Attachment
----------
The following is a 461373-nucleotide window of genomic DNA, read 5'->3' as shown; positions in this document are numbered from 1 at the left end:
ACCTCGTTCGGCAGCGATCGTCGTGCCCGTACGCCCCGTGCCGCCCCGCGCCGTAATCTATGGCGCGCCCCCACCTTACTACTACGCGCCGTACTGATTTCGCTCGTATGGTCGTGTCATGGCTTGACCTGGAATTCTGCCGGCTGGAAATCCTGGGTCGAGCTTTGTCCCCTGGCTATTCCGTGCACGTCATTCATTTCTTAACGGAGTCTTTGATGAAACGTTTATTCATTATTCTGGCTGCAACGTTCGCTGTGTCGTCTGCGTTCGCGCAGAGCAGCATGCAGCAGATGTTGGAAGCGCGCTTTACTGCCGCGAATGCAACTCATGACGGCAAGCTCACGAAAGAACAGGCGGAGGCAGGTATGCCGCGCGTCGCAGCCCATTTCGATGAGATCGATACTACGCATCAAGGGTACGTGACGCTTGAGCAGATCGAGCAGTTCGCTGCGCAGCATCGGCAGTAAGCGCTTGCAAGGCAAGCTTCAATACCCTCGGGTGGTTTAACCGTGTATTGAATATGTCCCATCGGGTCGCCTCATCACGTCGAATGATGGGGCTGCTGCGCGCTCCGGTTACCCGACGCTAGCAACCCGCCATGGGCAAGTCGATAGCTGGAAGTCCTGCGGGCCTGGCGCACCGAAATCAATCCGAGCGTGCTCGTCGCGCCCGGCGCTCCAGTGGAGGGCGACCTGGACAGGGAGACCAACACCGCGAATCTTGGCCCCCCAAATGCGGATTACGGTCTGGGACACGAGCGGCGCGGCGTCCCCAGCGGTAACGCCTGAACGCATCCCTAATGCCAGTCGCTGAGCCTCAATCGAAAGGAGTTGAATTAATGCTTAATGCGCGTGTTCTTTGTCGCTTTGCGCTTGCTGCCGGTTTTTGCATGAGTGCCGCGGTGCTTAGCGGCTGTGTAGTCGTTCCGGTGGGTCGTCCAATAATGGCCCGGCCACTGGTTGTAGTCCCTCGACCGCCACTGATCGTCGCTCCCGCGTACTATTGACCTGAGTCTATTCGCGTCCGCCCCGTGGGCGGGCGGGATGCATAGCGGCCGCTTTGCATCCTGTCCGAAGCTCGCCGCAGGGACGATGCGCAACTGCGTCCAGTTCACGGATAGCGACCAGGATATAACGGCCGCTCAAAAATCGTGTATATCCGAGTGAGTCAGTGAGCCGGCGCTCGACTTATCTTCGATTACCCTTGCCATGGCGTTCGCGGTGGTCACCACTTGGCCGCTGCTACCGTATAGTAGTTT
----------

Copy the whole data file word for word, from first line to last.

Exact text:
The following is a 461373-nucleotide window of genomic DNA, read 5'->3' as shown; positions in this document are numbered from 1 at the left end:
ACCTCGTTCGGCAGCGATCGTCGTGCCCGTACGCCCCGTGCCGCCCCGCGCCGTAATCTATGGCGCGCCCCCACCTTACTACTACGCGCCGTACTGATTTCGCTCGTATGGTCGTGTCATGGCTTGACCTGGAATTCTGCCGGCTGGAAATCCTGGGTCGAGCTTTGTCCCCTGGCTATTCCGTGCACGTCATTCATTTCTTAACGGAGTCTTTGATGAAACGTTTATTCATTATTCTGGCTGCAACGTTCGCTGTGTCGTCTGCGTTCGCGCAGAGCAGCATGCAGCAGATGTTGGAAGCGCGCTTTACTGCCGCGAATGCAACTCATGACGGCAAGCTCACGAAAGAACAGGCGGAGGCAGGTATGCCGCGCGTCGCAGCCCATTTCGATGAGATCGATACTACGCATCAAGGGTACGTGACGCTTGAGCAGATCGAGCAGTTCGCTGCGCAGCATCGGCAGTAAGCGCTTGCAAGGCAAGCTTCAATACCCTCGGGTGGTTTAACCGTGTATTGAATATGTCCCATCGGGTCGCCTCATCACGTCGAATGATGGGGCTGCTGCGCGCTCCGGTTACCCGACGCTAGCAACCCGCCATGGGCAAGTCGATAGCTGGAAGTCCTGCGGGCCTGGCGCACCGAAATCAATCCGAGCGTGCTCGTCGCGCCCGGCGCTCCAGTGGAGGGCGACCTGGACAGGGAGACCAACACCGCGAATCTTGGCCCCCCAAATGCGGATTACGGTCTGGGACACGAGCGGCGCGGCGTCCCCAGCGGTAACGCCTGAACGCATCCCTAATGCCAGTCGCTGAGCCTCAATCGAAAGGAGTTGAATTAATGCTTAATGCGCGTGTTCTTTGTCGCTTTGCGCTTGCTGCCGGTTTTTGCATGAGTGCCGCGGTGCTTAGCGGCTGTGTAGTCGTTCCGGTGGGTCGTCCAATAATGGCCCGGCCACTGGTTGTAGTCCCTCGACCGCCACTGATCGTCGCTCCCGCGTACTATTGACCTGAGTCTATTCGCGTCCGCCCCGTGGGCGGGCGGGATGCATAGCGGCCGCTTTGCATCCTGTCCGAAGCTCGCCGCAGGGACGATGCGCAACTGCGTCCAGTTCACGGATAGCGACCAGGATATAACGGCCGCTCAAAAATCGTGTATATCCGAGTGAGTCAGTGAGCCGGCGCTCGACTTATCTTCGATTACCCTTGCCATGGCGTTCGCGGTGGTCACCACTTGGCCGCTGCTACCGTATAGTAGTTT